Factors Contributing to the Decline
You can easily see what happened to Krispy Kreme after the events of this case study. Please don’t do that, and follow the history of Krispy Kreme using just the information within the Case Study… In other words, answer the question as if just after this Case Study was printed (do not use any subsequent information or events).
This company isn’t fancy, complicated, or in a new disruptive technology like Uber, WeWork or Tesla. We are talking about a company that sells doughnuts (and the equipment/supplies to make them). You can read the background and see the facts easily. It isn’t complicated. To simplify and summarize the situation:
A high price-earnings stock, that is a “growth story”, falls to earth. When a stock is at a high multiple of earnings (or cash flow), it falls faster than normal when the perception of that earnings or cash flow changes;
There appear to be “Agency” problems since management used accounting that was irregular (some would say “deceptive), had some nice jets, and tried to hide issues with re-acquired franchises. Montana Mills was just one of the several problems;
They really depended upon growth of new units (locations) since they got a portion of their sales from the one-time equipment sales when new locations opened. It was very important to keep up the belief that new locations were profitable for the franchisees and new people would want to continue to open new locations;
There were many analysts – all acting with “herd instinct” on both the way up, and the way down for the stock;
A good balance sheet and better cash and liquidity than many in its industry… and not a lot of debt. We are told that the bank may claim they violated their debt covenants, but this is not a company in danger of going bankrupt (ignoring any risk of lawsuits from investors)… Its basic business operations were not as good as what analysts and “bulls” on the stock believed through the end of 2013, but it is not a WeWork risking running out of cash.
You know that the market is a discounting mechanism, discounting what people think they will receive as future cash flows either in the form of dividends or in an even higher stock price at a future point in time. Page 12 (Exhibit 6) shows a graph of the stock price. Exhibit 1 (page 7, at the bottom) shows the number of shares of stock outstanding. So, you can figure out the approximate decline in Market Capitalization and when it occurred (you are told on Page 6 that about $2.5 billion of market value was blown away by the radical decline in stock price).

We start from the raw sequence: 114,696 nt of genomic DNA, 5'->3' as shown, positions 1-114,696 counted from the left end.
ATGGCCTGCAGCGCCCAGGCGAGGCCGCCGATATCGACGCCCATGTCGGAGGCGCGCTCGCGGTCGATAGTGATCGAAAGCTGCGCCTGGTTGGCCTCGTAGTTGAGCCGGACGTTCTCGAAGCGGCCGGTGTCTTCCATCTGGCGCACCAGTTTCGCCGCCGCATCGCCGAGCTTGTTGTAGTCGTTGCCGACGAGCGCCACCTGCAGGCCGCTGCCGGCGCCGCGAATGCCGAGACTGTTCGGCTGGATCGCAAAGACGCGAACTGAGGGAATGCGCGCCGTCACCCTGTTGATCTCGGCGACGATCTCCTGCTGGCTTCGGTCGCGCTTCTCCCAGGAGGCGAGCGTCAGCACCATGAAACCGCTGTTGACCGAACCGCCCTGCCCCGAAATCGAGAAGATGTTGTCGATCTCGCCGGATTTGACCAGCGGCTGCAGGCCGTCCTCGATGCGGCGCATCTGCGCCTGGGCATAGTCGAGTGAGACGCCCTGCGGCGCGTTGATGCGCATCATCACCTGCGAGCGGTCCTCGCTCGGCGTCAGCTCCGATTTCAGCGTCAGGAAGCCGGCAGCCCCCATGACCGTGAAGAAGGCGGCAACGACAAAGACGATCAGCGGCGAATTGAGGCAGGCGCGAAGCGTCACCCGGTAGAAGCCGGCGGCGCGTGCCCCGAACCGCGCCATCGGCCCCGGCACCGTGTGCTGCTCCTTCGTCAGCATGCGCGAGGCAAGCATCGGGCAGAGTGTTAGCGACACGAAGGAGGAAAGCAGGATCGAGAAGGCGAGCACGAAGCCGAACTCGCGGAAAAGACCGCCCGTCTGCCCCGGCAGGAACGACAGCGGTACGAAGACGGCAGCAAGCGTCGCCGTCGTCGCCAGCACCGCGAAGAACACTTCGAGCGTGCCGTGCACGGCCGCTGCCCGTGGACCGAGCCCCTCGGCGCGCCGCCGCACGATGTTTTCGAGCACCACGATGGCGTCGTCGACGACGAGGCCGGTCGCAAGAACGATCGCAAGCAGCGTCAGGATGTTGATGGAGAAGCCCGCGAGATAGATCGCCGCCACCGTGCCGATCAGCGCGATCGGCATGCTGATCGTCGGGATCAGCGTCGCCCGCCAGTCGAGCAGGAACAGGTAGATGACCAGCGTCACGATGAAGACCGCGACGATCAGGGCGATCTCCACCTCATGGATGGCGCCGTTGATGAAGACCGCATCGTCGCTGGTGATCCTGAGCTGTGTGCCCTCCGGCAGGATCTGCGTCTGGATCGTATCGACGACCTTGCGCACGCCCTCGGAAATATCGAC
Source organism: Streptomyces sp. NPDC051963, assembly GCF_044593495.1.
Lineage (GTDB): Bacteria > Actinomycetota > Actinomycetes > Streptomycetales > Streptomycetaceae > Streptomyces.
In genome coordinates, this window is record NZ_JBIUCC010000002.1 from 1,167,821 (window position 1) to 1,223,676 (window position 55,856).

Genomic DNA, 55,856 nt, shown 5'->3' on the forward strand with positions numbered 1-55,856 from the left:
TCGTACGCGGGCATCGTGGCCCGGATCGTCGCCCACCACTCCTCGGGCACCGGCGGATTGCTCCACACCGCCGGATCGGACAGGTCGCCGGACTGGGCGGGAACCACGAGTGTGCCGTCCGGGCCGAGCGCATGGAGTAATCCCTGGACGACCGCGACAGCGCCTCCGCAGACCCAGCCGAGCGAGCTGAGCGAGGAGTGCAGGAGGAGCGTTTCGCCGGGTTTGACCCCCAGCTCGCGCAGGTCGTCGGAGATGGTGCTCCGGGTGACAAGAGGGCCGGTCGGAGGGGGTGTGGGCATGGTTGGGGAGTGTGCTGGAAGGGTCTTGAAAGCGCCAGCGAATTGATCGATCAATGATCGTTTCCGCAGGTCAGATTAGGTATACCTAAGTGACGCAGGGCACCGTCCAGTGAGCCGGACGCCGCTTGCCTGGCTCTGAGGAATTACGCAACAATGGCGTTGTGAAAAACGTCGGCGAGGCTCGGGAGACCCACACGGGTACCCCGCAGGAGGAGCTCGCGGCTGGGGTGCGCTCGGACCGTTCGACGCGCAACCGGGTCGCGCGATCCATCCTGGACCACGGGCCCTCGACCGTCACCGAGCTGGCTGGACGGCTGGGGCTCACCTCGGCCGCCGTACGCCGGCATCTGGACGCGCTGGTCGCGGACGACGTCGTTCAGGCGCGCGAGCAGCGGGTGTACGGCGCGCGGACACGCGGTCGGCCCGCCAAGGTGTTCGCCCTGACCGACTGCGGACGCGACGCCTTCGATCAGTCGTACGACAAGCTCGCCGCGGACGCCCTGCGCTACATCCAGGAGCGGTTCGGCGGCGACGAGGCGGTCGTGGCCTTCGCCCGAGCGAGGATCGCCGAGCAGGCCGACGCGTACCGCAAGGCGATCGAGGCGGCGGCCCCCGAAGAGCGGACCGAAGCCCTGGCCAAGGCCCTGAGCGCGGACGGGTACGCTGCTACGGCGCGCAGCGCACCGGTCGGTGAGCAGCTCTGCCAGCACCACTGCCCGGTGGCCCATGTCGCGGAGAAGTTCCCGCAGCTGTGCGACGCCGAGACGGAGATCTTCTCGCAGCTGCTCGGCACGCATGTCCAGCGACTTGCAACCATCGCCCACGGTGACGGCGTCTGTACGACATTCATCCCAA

Investors should have been following cash flows all along – not just accounting numbers that were not based upon hard cash flows that could be realized on a recurring basis. You are not given the WACC or any form of a discount rate that investors were using. You don’t even know the exact cash flows that were being discounted. Like would any real “security analyst” you need to guess or estimate these numbers from the data you have. The company obviously became riskier in the eyes of investors. Please assume that the “WACC” or Discount rate increased from 9% to 16% during the end of 2003 and early 2004… The company was perceived as higher risk for all the reasons mentioned (including faith in management’s accounting and leadership and the failure at the Board level).
Dig into the dataset and find “chunks of the decline in cash flow” that could explain the $2.5 billion decline in market value. Remember that if no dividends (or small dividends), then the stock price basically becomes almost a “growing perpetuity formula” on the firm’s cash flow. We discussed this concept twice in class, with the Terminal Value for Nike in the first Case Study. Show me some calculations (or give me some reasons) why, when built into an NPV model for investors, these “abrupt changes” in perceived cash flows being generated by the firm can have huge impacts on its market capitalization. 1-1/2 to 2 pages, with some supporting Calculations (if desired) should be more than enough to make your point. Nobody will get this 100% correct – you can’t. Not you, not I, not any of the security analysists (who are the so-called pro’s). I want to see that you understand the impact of changes in operating cash flows on the valuation of a firm when perceptions of risks (the WACC) changes.